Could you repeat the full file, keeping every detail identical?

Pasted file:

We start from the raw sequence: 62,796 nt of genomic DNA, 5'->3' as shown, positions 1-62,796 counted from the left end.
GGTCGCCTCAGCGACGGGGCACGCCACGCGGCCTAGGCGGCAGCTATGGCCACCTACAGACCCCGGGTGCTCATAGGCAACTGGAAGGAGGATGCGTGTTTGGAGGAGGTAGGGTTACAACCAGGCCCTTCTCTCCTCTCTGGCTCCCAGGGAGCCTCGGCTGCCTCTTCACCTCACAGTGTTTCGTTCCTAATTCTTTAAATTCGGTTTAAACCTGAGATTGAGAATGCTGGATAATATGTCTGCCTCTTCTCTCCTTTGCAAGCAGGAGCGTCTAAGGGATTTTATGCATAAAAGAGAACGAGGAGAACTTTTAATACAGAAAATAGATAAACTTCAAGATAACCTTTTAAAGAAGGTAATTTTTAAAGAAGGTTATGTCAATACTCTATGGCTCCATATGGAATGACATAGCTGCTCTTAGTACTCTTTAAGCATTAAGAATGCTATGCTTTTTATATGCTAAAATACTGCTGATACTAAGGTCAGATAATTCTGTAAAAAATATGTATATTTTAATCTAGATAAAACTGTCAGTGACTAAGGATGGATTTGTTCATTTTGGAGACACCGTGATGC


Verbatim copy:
We start from the raw sequence: 62,796 nt of genomic DNA, 5'->3' as shown, positions 1-62,796 counted from the left end.
GGTCGCCTCAGCGACGGGGCACGCCACGCGGCCTAGGCGGCAGCTATGGCCACCTACAGACCCCGGGTGCTCATAGGCAACTGGAAGGAGGATGCGTGTTTGGAGGAGGTAGGGTTACAACCAGGCCCTTCTCTCCTCTCTGGCTCCCAGGGAGCCTCGGCTGCCTCTTCACCTCACAGTGTTTCGTTCCTAATTCTTTAAATTCGGTTTAAACCTGAGATTGAGAATGCTGGATAATATGTCTGCCTCTTCTCTCCTTTGCAAGCAGGAGCGTCTAAGGGATTTTATGCATAAAAGAGAACGAGGAGAACTTTTAATACAGAAAATAGATAAACTTCAAGATAACCTTTTAAAGAAGGTAATTTTTAAAGAAGGTTATGTCAATACTCTATGGCTCCATATGGAATGACATAGCTGCTCTTAGTACTCTTTAAGCATTAAGAATGCTATGCTTTTTATATGCTAAAATACTGCTGATACTAAGGTCAGATAATTCTGTAAAAAATATGTATATTTTAATCTAGATAAAACTGTCAGTGACTAAGGATGGATTTGTTCATTTTGGAGACACCGTGATGC